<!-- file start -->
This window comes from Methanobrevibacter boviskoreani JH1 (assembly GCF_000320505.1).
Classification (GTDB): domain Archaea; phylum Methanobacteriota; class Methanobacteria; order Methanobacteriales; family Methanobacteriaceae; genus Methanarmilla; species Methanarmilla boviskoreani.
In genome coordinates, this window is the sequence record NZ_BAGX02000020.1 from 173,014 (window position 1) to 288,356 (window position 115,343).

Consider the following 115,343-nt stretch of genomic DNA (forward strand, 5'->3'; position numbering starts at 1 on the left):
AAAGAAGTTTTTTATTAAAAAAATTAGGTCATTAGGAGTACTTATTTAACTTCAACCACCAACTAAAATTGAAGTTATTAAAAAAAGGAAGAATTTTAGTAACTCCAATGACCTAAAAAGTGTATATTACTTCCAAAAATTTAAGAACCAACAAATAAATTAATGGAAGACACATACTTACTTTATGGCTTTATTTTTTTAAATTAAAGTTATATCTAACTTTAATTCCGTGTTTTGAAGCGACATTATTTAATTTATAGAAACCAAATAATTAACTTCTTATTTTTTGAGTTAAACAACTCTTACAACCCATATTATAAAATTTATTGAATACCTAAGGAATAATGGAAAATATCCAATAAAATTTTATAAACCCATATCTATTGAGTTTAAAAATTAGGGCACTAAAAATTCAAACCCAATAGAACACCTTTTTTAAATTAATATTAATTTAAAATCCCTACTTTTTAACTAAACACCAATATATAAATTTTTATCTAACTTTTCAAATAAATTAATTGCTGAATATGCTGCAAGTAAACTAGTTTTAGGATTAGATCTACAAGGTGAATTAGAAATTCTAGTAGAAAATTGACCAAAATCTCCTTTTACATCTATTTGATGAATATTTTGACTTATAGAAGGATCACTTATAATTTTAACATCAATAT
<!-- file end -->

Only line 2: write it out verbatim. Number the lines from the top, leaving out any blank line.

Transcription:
Classification (GTDB): domain Archaea; phylum Methanobacteriota; class Methanobacteria; order Methanobacteriales; family Methanobacteriaceae; genus Methanarmilla; species Methanarmilla boviskoreani.